November 28, 1660, a group of English thinkers gathered at Gresham College, London, to hear a lecture by the young astronomy professor and future architect of St. Paul's Cathedral, Christopher Wren. As they talked among themselves after Wren's lecture, they agreed to form a society dedicated, as their full, official name later stated, to "Improving Natural Knowledge."

These charter members of the Royal Society felt that by joining forces, they could better promote the "New Philosophy or Experimental Philosophy" that had been the cause célèbre of English philosopher Francis Bacon (1561-1626). Gentlemen and scholars all, they called themselves "natural philosophers" or "virtuosi"—that is, lovers of learning. The word "scientist," though we use it here for the sake of convenience, was not yet current. It would be some 170 years before that term entered the English language, paralleling the term "artist."

During the century following the Royal Society's founding, England held an unrivalled position of influence in the European scientific community. Men like Robert Boyle and, later, Isaac Newton were recognized as the pacesetters of science.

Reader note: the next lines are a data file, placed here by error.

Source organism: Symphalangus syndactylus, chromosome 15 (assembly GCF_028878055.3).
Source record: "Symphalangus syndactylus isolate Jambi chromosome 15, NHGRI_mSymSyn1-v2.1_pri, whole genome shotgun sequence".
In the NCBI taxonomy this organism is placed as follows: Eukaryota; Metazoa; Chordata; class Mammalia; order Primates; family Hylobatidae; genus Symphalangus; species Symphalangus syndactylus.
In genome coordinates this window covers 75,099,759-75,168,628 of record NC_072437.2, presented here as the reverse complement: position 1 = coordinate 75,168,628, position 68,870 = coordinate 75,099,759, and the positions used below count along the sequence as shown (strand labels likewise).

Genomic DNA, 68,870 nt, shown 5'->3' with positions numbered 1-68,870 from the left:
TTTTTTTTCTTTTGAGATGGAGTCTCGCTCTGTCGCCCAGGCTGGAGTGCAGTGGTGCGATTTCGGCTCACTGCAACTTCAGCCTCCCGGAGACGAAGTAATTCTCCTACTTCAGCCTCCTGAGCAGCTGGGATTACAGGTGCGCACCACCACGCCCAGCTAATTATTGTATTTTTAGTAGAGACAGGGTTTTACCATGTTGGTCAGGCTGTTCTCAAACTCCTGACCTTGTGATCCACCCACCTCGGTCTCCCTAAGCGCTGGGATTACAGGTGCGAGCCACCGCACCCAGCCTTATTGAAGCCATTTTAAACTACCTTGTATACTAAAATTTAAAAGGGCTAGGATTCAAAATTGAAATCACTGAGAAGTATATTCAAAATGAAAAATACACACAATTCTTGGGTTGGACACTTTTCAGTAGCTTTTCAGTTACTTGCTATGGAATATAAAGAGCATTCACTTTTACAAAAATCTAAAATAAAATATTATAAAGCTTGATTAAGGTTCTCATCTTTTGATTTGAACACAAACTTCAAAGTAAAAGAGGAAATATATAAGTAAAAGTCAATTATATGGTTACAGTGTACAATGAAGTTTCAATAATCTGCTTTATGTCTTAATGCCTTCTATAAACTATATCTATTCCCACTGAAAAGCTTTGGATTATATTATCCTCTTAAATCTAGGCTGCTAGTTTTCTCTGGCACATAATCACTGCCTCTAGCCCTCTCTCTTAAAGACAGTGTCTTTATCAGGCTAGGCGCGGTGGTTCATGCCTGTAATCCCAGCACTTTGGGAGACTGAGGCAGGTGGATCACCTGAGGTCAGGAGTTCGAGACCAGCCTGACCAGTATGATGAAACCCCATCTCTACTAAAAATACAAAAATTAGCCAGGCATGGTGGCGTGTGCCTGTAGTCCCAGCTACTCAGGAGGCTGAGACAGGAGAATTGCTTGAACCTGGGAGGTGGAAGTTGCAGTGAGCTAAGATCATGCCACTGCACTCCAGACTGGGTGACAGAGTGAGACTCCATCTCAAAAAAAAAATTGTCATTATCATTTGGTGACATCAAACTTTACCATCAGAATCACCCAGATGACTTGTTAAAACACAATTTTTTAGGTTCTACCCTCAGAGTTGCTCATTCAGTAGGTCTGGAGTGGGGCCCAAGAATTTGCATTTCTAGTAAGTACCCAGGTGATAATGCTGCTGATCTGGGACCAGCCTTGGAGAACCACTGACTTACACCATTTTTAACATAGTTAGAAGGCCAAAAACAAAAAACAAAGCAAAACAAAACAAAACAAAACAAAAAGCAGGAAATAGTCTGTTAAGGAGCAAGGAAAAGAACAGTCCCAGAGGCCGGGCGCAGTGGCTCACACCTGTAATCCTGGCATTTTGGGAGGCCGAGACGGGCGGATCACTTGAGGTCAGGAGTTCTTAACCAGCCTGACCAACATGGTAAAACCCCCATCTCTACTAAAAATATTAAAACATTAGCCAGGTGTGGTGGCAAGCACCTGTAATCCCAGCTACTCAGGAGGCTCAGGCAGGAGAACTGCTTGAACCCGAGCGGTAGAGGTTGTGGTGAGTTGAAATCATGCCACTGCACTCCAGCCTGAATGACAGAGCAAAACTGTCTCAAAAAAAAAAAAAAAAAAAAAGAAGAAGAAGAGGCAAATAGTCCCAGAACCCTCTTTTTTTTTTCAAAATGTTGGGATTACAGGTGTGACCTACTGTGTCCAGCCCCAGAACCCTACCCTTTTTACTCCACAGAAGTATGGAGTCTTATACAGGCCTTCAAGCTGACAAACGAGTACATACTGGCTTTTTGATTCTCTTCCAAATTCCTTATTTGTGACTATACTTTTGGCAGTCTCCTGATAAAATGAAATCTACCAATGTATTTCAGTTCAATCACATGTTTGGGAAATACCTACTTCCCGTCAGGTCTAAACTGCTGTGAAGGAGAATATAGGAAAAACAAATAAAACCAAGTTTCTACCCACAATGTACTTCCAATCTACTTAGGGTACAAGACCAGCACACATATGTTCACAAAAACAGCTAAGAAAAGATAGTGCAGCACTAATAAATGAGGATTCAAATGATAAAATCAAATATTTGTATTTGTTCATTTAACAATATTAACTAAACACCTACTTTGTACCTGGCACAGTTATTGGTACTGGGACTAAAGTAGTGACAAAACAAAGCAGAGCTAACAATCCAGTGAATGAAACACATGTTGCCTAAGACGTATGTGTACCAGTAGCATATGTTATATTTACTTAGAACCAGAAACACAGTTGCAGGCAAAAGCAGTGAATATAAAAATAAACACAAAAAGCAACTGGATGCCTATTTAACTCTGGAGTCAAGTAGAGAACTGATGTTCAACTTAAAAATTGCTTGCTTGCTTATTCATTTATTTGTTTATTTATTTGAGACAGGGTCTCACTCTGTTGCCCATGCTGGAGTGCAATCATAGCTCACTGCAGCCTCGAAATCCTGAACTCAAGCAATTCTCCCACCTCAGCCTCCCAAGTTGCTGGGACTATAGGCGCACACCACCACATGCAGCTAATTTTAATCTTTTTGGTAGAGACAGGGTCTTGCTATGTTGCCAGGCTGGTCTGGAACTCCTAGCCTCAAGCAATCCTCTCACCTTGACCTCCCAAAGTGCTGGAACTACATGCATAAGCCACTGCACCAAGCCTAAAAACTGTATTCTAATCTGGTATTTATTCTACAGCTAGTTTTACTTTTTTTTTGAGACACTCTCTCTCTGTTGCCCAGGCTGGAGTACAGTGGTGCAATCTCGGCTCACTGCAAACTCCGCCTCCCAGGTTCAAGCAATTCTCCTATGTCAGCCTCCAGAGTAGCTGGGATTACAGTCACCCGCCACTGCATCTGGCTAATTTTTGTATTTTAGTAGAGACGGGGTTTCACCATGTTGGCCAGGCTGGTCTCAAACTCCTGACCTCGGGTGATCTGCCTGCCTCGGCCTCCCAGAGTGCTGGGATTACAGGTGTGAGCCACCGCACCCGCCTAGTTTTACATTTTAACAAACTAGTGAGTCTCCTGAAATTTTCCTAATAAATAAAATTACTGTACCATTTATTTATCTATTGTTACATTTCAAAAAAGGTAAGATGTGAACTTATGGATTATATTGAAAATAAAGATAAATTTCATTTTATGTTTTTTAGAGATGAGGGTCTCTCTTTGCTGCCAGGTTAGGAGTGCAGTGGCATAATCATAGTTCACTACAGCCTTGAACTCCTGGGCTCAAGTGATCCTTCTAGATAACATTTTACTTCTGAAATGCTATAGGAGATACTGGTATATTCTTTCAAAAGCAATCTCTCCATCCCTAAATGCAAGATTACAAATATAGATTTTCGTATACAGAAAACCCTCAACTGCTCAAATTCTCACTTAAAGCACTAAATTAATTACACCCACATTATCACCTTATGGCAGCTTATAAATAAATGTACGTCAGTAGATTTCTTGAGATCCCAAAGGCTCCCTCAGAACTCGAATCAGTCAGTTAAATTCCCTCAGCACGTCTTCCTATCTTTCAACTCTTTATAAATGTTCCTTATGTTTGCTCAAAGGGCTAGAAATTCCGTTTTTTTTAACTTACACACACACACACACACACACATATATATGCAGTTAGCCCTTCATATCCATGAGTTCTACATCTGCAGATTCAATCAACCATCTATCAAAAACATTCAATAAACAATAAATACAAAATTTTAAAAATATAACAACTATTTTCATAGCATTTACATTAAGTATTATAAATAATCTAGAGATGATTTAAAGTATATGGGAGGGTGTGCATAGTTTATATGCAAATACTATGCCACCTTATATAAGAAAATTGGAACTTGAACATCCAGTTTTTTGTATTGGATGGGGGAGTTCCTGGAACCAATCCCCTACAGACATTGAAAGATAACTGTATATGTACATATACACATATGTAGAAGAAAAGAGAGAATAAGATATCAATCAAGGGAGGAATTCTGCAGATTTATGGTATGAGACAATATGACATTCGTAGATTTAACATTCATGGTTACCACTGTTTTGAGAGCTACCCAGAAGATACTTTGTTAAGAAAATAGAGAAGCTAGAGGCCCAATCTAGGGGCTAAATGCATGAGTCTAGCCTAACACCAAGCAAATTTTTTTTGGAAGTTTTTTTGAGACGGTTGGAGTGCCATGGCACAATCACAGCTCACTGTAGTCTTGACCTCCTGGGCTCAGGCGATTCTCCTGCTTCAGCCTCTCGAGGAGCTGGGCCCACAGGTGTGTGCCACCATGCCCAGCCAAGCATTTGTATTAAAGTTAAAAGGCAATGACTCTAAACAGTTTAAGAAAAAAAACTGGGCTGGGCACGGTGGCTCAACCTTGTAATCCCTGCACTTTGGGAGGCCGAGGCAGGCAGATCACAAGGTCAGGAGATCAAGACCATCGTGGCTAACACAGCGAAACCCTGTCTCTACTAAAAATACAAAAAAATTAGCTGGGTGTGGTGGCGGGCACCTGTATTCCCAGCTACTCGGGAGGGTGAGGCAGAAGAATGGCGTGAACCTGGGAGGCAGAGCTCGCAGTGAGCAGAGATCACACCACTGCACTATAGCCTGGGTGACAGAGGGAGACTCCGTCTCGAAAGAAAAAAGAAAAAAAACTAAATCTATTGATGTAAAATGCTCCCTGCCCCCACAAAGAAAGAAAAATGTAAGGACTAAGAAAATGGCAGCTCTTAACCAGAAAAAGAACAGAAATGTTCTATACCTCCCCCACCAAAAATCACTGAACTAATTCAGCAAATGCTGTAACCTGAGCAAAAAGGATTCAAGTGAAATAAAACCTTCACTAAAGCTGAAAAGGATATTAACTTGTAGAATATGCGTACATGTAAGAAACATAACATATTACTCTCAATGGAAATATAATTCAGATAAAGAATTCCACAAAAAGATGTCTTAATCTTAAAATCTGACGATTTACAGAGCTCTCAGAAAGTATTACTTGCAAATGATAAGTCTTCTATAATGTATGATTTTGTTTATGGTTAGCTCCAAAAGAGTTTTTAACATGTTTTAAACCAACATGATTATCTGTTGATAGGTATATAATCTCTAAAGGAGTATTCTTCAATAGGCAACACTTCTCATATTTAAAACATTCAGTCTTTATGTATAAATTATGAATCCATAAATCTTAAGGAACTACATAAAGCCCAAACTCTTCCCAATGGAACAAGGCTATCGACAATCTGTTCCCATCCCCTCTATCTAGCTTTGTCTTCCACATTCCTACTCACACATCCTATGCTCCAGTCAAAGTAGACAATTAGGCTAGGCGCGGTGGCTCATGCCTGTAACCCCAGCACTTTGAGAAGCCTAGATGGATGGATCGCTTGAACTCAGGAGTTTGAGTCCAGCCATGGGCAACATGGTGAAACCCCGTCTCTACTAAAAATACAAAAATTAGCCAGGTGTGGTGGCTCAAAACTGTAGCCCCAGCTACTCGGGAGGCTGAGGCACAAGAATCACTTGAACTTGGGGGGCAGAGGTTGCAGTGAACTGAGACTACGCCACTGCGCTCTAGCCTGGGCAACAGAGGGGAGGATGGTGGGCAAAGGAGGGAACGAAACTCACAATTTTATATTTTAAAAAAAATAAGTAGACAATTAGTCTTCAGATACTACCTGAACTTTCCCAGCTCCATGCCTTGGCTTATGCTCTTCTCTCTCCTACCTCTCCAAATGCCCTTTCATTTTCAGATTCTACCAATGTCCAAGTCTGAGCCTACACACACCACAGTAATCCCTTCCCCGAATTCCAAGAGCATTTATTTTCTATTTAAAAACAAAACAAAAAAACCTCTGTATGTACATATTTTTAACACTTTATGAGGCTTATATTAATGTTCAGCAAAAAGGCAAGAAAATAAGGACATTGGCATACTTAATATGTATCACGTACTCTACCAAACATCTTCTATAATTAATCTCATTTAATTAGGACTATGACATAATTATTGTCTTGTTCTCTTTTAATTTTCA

The society's founding coincided with the Restoration of the English monarchy, and it brought together a mixed group of both Puritans and Anglicans. These Christians of opposing political and religious views would join in drafting and ratifying a charter that bid all members of the society to pursue the study of nature "to the glory of God and the benefit of the human race."

The Puritans among them, though they did not invent the experimental method, drew upon their iconoclastic roots in ...

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